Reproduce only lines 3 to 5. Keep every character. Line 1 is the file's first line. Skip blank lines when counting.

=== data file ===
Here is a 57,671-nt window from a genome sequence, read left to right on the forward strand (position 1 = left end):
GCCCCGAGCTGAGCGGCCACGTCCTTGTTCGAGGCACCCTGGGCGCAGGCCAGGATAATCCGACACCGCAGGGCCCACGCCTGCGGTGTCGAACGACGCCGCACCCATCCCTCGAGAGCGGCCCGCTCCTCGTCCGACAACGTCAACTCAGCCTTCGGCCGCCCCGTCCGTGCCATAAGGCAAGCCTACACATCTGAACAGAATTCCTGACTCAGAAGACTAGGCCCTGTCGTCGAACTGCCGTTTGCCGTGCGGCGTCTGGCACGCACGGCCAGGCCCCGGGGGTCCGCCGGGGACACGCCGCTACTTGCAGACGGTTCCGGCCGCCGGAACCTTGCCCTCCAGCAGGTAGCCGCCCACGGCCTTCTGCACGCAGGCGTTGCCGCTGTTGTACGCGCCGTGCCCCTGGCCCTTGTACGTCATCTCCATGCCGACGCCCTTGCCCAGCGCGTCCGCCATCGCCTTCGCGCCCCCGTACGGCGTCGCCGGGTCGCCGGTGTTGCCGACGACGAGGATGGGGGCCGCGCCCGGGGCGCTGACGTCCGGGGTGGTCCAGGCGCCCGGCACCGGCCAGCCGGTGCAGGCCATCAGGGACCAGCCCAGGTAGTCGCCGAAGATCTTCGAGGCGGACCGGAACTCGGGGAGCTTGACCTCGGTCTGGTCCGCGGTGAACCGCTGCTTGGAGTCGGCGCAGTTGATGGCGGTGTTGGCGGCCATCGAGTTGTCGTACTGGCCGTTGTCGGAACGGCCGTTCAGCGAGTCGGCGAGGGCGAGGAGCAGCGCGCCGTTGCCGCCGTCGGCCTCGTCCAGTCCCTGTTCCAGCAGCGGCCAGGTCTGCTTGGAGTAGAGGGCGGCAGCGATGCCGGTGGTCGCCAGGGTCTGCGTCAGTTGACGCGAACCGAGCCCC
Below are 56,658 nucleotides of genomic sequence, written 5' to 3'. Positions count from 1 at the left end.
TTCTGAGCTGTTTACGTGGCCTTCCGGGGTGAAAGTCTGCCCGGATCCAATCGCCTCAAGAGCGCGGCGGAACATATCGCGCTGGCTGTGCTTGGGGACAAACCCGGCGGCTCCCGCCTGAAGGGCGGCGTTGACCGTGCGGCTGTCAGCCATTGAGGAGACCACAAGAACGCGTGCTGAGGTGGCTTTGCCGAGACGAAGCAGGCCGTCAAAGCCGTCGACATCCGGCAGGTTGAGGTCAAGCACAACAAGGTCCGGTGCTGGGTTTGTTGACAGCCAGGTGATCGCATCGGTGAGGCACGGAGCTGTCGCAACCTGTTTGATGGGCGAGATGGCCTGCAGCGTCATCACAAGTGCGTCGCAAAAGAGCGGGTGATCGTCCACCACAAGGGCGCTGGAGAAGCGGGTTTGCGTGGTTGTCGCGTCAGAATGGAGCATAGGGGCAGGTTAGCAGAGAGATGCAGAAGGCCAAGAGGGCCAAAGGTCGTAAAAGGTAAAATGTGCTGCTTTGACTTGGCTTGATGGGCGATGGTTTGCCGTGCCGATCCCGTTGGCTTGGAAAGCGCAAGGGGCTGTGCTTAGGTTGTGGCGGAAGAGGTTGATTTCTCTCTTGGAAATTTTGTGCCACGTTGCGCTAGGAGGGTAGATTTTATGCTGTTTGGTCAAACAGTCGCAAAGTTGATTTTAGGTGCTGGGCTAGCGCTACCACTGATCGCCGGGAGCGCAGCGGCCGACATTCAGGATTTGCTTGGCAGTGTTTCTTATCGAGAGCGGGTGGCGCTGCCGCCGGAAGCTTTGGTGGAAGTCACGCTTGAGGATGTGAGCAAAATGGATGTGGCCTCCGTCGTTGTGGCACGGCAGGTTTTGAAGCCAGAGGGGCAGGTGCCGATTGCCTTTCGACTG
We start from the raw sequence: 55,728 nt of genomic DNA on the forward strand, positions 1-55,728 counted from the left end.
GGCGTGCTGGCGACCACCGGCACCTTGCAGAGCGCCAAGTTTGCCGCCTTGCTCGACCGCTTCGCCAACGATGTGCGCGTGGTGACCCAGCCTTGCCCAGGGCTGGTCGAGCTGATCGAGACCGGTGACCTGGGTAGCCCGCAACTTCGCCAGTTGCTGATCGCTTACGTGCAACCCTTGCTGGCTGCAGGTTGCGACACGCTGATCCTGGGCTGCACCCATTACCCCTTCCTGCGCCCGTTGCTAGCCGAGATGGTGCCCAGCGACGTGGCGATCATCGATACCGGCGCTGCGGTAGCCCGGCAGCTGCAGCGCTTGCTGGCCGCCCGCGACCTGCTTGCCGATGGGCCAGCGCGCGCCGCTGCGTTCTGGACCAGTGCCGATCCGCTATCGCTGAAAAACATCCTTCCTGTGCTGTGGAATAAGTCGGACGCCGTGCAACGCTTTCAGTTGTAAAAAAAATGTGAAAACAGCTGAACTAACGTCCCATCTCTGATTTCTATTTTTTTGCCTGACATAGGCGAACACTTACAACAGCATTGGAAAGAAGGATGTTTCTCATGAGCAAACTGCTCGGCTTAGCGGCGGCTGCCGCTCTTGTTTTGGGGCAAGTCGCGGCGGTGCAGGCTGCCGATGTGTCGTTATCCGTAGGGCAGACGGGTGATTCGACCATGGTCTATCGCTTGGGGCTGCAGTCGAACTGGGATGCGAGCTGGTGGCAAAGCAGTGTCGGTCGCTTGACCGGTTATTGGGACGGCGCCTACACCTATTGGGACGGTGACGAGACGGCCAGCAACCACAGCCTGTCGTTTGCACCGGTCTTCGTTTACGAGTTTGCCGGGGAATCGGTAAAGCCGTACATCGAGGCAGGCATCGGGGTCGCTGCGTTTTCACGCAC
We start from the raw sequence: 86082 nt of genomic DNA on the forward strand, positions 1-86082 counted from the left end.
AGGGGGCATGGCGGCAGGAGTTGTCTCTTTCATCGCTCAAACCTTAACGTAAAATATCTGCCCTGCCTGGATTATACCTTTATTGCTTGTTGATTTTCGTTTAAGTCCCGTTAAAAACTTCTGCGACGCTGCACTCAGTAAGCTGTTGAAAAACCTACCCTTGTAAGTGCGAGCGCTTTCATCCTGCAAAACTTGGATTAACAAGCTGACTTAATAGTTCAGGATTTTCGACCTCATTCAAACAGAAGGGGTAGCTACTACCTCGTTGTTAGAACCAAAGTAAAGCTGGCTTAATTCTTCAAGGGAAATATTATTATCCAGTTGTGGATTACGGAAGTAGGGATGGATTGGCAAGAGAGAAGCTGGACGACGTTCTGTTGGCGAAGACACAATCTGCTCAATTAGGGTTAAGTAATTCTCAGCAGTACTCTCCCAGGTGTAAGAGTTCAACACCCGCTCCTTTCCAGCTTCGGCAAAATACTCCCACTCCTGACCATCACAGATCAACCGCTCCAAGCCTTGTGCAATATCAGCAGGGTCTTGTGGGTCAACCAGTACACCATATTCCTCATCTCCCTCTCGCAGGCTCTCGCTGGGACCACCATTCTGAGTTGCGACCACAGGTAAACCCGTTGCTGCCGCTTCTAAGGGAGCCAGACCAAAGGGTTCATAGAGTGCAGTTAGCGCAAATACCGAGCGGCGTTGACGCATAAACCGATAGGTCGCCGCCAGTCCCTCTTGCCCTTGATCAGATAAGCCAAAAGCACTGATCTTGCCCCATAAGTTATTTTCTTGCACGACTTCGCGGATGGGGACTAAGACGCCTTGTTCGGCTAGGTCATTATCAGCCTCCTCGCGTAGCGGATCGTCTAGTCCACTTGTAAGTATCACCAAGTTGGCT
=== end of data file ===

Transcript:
Below are 56,658 nucleotides of genomic sequence, written 5' to 3'. Positions count from 1 at the left end.
TTCTGAGCTGTTTACGTGGCCTTCCGGGGTGAAAGTCTGCCCGGATCCAATCGCCTCAAGAGCGCGGCGGAACATATCGCGCTGGCTGTGCTTGGGGACAAACCCGGCGGCTCCCGCCTGAAGGGCGGCGTTGACCGTGCGGCTGTCAGCCATTGAGGAGACCACAAGAACGCGTGCTGAGGTGGCTTTGCCGAGACGAAGCAGGCCGTCAAAGCCGTCGACATCCGGCAGGTTGAGGTCAAGCACAACAAGGTCCGGTGCTGGGTTTGTTGACAGCCAGGTGATCGCATCGGTGAGGCACGGAGCTGTCGCAACCTGTTTGATGGGCGAGATGGCCTGCAGCGTCATCACAAGTGCGTCGCAAAAGAGCGGGTGATCGTCCACCACAAGGGCGCTGGAGAAGCGGGTTTGCGTGGTTGTCGCGTCAGAATGGAGCATAGGGGCAGGTTAGCAGAGAGATGCAGAAGGCCAAGAGGGCCAAAGGTCGTAAAAGGTAAAATGTGCTGCTTTGACTTGGCTTGATGGGCGATGGTTTGCCGTGCCGATCCCGTTGGCTTGGAAAGCGCAAGGGGCTGTGCTTAGGTTGTGGCGGAAGAGGTTGATTTCTCTCTTGGAAATTTTGTGCCACGTTGCGCTAGGAGGGTAGATTTTATGCTGTTTGGTCAAACAGTCGCAAAGTTGATTTTAGGTGCTGGGCTAGCGCTACCACTGATCGCCGGGAGCGCAGCGGCCGACATTCAGGATTTGCTTGGCAGTGTTTCTTATCGAGAGCGGGTGGCGCTGCCGCCGGAAGCTTTGGTGGAAGTCACGCTTGAGGATGTGAGCAAAATGGATGTGGCCTCCGTCGTTGTGGCACGGCAGGTTTTGAAGCCAGAGGGGCAGGTGCCGATTGCCTTTCGACTG
We start from the raw sequence: 55,728 nt of genomic DNA on the forward strand, positions 1-55,728 counted from the left end.